With elation evident
Declared a British Worthy
Rolled three bombs
Near High Court
No damage, ha, no damage.”
The ditty was published in 1914 by Vijayapuram Na.Sabhapati Pillai at the Mannarkudi Bharat Press.The “Emden,” which had caused consternation in Madras, has since become a part of Tamil folklore. But the film producer, eager for a tax privilege, made a mess of that name. Not many know that the engineer of that ship was a Tamil: his name was Shenbagaraman. An association in his name still honours his memory, offering floral tributes at the tablet outside the High Court premises each year.
The unique lighthouse
In fact, the “Emden’s” target was not the High Court, but the lighthouse that stood majestically next to it. How at all did the lighthouse get located in the High Court complex? That is an interesting story.
During the early 19th century, the vast area of land west of Fort St. George held a fascination for the British. That was the buffer zone between the Black Town and the fort — today’s George Town at G.T. Till 1762, the Chenna Kesavapperumal temple and the Chenna Malleeswarar temple flourished in that area. Suddenly a fire destroyed these temples. Immediately, the colonial government took over that land and provided funds and land near the Flower Bazaar to construct the temples anew. Till this day, no one knows if that fire was indeed an accident or an engineered one. A new lighthouse was constructed on the land where the temples stood earlier. That lighthouse functioned from 1838 to 1844. Firewood was lit at the top of the structure to provide light. That lighthouse still exists in the High Court complex. It is under the watch of the Department of Archaeology, as a protected monument.
This lighthouse was only 125 feet in height. So the British government decided to build a new, taller lighthouse. In that vast area of land, the foundation was laid for a new (High Court) building.
Based on a proclamation by Queen Victoria, the Madras High Court, which was created in 1862, started functioning in the old Collector’s office on Rajaji Salai (the present Singaravelar Mansion). A new High Court building was constructed at a cost of Rs.12 lakh and inaugurated on July 12, 1892. At the top of the main tower of the building (175 feet high), a new lighthouse was constructed. It was then the tallest structure in Madras. Till the 1970s, the public was allowed to climb up the lighthouse. This has been stopped over the past 35 years. A new lighthouse has been put up near the Gandhi statue on the Marina.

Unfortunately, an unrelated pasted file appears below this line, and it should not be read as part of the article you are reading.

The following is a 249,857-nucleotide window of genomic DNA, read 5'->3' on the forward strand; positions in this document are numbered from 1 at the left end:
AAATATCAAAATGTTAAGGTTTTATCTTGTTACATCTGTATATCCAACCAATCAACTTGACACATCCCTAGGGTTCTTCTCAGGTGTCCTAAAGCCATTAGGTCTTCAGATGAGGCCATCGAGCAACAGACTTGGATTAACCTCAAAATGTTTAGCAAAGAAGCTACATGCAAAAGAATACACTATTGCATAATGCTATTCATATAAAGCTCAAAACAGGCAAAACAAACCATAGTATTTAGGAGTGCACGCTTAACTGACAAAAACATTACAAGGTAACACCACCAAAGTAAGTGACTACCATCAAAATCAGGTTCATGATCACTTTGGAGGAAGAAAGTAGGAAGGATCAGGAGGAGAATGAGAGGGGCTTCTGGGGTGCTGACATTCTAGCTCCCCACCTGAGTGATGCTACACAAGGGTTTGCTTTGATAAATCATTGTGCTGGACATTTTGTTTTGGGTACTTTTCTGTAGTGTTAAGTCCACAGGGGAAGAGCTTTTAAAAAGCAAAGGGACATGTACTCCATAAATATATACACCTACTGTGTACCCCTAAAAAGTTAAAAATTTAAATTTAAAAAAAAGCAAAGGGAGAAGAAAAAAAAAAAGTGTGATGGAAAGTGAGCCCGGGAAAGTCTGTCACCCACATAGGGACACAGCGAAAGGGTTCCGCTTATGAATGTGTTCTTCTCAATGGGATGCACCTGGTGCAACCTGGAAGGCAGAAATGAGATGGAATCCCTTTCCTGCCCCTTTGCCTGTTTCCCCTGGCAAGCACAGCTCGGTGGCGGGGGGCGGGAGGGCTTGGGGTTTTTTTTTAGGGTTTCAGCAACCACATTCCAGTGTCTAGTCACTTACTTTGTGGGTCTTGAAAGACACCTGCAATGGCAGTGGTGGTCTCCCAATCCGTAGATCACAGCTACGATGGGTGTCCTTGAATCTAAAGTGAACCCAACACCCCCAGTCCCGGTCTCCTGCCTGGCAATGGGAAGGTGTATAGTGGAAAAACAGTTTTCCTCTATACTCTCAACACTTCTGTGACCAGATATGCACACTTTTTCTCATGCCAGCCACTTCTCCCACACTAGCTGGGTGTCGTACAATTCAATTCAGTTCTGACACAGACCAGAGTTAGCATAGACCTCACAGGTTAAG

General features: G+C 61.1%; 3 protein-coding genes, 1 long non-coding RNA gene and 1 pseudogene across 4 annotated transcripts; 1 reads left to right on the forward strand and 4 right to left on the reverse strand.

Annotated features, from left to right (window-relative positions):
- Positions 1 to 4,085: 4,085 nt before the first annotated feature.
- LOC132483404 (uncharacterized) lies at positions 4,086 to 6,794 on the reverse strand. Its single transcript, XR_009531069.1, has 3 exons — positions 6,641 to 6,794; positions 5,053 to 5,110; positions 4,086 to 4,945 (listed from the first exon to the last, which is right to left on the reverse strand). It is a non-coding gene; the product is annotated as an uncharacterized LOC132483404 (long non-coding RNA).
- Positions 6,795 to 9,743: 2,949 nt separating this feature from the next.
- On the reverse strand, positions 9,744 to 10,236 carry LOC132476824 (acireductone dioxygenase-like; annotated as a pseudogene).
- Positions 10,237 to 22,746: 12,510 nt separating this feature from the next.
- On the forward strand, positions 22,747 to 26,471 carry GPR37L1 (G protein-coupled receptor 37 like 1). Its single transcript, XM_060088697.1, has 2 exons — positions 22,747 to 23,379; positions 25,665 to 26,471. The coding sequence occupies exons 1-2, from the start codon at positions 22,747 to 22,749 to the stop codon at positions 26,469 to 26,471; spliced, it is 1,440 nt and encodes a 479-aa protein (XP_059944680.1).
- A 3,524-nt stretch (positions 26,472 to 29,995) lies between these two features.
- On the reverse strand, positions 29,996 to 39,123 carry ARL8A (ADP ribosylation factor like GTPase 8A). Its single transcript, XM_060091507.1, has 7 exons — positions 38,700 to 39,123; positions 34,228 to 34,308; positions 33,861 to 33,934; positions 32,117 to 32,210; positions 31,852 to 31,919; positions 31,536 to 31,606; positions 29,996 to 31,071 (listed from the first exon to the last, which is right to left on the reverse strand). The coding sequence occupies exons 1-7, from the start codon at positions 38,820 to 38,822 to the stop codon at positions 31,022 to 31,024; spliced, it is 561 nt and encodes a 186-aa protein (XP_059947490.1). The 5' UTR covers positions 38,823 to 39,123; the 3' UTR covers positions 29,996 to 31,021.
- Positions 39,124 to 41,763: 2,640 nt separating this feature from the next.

The lighthouse was not only guiding sailors in distress on the high seas, but was also serving as a beacon for legal clients in turmoil. This is unique to the Madras High Court. Two such buildings do not coexist in the same complex in any other State in India.
See the lighthouse and go to the northern side of the High Court (that is, the Subhas Chandra Bose Road: formerly China Bazaar), and you can see the statue of V. Bhashyam Iyengar. It is planted on a lofty pedestal. Who is this person, you might ask. He was the first Indian Advocate-General. A very eminent jurist, he became Advocate-General in 1897, and served as a judge in the Madras High Court from 1901 to 1904. While many were amazed at his independent attitude, the white judges of that period refused to allow his statue to be installed in the court premises. But thanks to the relentless efforts of lawyers, a statue was eventually installed in 1927. He was denied a judgeship for long due to his fearlessly independent attitude and was granted the judgeship when he had less than two years of tenure left.
The white judges who had refused to countenance the proposal, were later obliged to have a darshan of this statue on a daily basis. Every time they entered the court through the southern gate, they could not do so without seeing Bhashyam Iyengar standing majestically on a pedestal.
It is indeed a cruel irony that the passage between the southern and northern wings of the court has been taken over for the use of administrative offices, and turned into record rooms.
A High Court judge
Those who proceed from the Fort rail station to the Island Grounds should necessarily pass by an important bridge — Sir T. Muthuswami Iyer Bridge. Who was he? Born into a poor family, he read his lessons under a street lamp. Eventually he held many important positions and became a Judge of the Madras High Court in 1878. The first Indian to become a High Court Judge: Thiruvarur Muthuswami Iyer. His statue, sculpted in white marble, has the pride of place in the midst of all the courts on the first floor. He served as a judge of considerable repute for 17 years. He died on January 15, 1895. His statue was installed in 1898. His statue had been so positioned that it appeared to be watching the court of the then Chief Justice. Curiously enough, he never served as a Chief Justice of the court.
Are you wonderstruck at so many stories around the Madras High Court campus? Well, this is but a small sample!